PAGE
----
The PQ, holding barely 30%, need to spent all their time cleaning house before anything close to “winning conditions” might be created. Of course, in trying to do that they would alienate all Quebecers. I don’t think the PQ has the fortitude to follow that path, so the only path they can follow is by creating as much dissension as possible. They have learned that lesson well from the Republicans, Tea Party and other fringe groups within the United States.

Take a few moments and read the PQ Platform for Quebec (remember they carry this platform while, at the same time, reap the benefits of being a part of Canada):

Quebec

  • Achieve sovereignty for Quebec following a public consultation by referendum when deemed appropriate.

  • Use any means at Quebec’s disposal to fully assume all powers for the development of Quebecers, particularly in the areas of education, culture, social programs, health, justice, the environment and immigration.

  • Develop a new Quebec secularism charter.

  • Establish Quebec citizenship.

  • Create Espaces Québec to spread the expertise of Quebecers to countries where we have economic, political, scientific or cultural interests.

  • Strengthen teaching and research in history at all levels, from elementary schools to university, with a focus on the national history of Quebec and its institutions.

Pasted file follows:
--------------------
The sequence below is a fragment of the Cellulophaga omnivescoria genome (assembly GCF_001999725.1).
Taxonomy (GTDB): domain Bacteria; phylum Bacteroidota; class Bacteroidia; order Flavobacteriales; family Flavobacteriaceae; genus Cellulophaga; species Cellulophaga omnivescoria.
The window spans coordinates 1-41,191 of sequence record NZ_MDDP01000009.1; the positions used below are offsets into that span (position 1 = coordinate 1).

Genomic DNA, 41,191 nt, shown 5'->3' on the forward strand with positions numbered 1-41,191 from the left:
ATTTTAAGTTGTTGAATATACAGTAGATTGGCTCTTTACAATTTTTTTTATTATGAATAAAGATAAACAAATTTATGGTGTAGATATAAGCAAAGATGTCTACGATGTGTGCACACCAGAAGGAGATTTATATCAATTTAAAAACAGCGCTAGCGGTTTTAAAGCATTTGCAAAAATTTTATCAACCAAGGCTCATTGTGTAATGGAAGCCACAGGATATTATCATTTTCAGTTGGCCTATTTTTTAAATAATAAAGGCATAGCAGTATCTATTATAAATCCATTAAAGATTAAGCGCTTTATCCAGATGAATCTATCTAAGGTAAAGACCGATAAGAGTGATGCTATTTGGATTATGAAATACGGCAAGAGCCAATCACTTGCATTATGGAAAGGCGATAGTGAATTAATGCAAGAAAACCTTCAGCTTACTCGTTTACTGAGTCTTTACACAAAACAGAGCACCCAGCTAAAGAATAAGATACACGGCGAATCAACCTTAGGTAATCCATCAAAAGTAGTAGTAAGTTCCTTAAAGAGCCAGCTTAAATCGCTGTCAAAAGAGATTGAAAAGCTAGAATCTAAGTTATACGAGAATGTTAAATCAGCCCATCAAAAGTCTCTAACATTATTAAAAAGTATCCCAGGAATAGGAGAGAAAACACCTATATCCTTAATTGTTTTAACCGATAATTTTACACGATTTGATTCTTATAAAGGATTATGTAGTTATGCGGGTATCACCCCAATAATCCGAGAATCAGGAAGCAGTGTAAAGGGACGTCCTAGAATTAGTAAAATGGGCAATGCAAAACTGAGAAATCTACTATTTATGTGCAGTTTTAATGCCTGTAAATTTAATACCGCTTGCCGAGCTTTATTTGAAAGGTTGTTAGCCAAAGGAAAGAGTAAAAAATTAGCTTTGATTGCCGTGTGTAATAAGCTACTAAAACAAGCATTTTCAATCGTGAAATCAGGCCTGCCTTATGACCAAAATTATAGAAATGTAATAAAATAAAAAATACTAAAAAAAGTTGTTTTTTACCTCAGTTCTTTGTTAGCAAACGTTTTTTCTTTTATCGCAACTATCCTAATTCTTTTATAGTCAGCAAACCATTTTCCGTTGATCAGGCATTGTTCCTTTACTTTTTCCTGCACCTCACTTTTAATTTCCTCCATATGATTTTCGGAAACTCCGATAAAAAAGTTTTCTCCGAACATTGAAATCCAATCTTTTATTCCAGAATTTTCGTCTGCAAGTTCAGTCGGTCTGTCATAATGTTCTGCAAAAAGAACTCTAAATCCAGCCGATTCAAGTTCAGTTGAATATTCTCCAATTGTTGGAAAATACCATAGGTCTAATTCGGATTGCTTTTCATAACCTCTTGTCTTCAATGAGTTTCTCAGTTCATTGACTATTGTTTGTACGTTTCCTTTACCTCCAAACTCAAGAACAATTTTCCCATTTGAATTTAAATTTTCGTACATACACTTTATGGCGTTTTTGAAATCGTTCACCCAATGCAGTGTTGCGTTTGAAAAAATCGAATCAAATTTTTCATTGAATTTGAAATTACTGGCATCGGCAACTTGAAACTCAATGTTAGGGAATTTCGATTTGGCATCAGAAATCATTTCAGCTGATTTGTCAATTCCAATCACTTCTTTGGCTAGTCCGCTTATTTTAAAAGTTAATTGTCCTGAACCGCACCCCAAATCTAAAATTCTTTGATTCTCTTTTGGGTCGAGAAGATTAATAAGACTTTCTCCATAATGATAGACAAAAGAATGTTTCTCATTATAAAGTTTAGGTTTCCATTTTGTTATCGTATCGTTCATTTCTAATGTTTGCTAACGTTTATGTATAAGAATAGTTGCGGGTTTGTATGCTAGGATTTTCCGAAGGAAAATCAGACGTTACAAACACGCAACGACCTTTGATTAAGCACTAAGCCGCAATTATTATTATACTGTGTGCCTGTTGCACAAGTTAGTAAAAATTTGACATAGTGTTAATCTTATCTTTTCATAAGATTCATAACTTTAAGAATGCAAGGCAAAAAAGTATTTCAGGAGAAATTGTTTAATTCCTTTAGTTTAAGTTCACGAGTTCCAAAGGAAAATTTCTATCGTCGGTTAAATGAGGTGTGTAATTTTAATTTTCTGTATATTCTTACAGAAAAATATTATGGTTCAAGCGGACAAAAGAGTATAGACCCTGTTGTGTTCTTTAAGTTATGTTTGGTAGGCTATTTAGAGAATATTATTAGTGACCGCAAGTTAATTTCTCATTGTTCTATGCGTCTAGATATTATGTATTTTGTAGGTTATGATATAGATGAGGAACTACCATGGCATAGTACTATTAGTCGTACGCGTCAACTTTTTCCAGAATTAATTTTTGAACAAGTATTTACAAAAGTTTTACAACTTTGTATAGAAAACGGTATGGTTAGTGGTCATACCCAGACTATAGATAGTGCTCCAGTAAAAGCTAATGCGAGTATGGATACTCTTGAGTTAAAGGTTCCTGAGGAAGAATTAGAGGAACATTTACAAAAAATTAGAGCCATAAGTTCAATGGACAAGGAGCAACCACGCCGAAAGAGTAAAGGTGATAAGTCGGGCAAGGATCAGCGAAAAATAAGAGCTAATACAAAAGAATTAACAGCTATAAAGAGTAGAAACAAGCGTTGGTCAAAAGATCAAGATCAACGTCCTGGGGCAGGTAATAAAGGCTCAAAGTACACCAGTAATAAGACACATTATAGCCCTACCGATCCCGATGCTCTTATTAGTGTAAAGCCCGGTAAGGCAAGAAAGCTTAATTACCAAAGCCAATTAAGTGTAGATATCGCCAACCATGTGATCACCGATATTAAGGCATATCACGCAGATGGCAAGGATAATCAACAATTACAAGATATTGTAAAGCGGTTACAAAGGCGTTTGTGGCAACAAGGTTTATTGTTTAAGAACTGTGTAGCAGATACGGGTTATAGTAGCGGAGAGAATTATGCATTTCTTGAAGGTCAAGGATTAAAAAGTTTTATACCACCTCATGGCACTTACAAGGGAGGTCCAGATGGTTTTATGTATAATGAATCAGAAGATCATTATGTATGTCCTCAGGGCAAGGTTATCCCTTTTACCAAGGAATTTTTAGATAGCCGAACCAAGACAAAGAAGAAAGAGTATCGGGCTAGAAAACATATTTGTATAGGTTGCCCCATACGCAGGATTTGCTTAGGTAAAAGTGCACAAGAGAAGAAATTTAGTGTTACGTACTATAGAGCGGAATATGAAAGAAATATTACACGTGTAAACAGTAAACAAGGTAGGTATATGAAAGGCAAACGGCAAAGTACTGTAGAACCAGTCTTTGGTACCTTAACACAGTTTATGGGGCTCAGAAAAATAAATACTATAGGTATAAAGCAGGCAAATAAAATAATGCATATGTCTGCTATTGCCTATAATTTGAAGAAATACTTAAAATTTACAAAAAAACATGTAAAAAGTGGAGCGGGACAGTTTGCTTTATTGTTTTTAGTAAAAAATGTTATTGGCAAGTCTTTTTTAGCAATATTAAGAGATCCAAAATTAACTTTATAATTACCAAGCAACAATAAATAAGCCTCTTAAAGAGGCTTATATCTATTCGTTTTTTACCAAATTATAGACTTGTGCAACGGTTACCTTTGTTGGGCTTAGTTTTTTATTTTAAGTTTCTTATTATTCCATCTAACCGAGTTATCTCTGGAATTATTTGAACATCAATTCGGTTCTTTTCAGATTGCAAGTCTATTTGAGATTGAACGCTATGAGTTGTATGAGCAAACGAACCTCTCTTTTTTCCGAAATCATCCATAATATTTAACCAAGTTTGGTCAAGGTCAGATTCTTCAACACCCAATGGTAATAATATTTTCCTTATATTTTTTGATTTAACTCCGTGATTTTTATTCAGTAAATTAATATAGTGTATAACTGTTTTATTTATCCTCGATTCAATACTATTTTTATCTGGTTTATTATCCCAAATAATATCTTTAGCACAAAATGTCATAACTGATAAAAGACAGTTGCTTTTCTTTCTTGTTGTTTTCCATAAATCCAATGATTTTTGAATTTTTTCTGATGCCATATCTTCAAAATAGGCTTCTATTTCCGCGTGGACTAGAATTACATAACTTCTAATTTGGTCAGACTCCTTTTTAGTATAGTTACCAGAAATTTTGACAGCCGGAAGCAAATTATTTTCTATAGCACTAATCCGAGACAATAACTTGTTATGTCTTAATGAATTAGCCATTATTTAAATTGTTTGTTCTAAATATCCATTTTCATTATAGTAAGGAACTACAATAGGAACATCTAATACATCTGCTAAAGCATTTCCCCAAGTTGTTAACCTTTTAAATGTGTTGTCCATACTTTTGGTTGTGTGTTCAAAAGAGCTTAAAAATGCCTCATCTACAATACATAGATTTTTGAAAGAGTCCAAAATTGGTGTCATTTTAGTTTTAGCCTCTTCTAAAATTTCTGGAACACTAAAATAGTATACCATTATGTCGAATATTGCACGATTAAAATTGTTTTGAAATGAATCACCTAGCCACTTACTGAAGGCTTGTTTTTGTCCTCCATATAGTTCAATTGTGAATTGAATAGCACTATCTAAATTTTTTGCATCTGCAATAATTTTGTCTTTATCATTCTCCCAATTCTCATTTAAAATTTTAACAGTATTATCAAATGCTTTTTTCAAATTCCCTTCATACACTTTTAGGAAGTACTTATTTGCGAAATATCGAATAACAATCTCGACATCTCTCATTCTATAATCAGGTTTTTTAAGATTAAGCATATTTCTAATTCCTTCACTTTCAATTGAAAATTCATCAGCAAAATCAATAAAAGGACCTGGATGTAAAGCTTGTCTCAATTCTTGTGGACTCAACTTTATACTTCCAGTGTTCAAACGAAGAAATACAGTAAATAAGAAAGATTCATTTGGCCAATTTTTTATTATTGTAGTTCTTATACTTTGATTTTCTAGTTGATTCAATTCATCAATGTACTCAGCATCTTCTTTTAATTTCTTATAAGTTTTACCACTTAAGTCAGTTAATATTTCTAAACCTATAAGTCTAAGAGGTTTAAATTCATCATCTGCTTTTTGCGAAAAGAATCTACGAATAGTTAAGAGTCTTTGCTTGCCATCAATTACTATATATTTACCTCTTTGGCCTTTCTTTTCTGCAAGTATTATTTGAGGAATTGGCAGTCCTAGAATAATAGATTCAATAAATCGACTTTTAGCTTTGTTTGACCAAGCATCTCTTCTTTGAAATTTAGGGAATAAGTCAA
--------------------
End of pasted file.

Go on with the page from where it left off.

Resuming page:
•  
  • Strengthen Quebec’s presence within the Francophonie.

Cartoon: There seems little doubt the PQ will continue to whine and cry about how unfairly Quebecers are being treated in Canada and will bait Ottawa at every opportunity. Creating as much dissension as possible rather than improving conditions for the majority of Quebecers many be the PQ’s only chance for success. 

In that quest, I think (and hope) the PQ will fail as the majority of Quebecers have come to realize their future is inextricably linked to a united and prosperous Canada. The new battle cry in Quebec could very well become:

“Vive le Quebec! Vive le Canada! Vive le Canada libre!  Vive le Canadian Dominion! Et vive la Canada!”  

 

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I am a Liberal

Written by Harold McNeill on August 13th, 2012. Posted in Editorials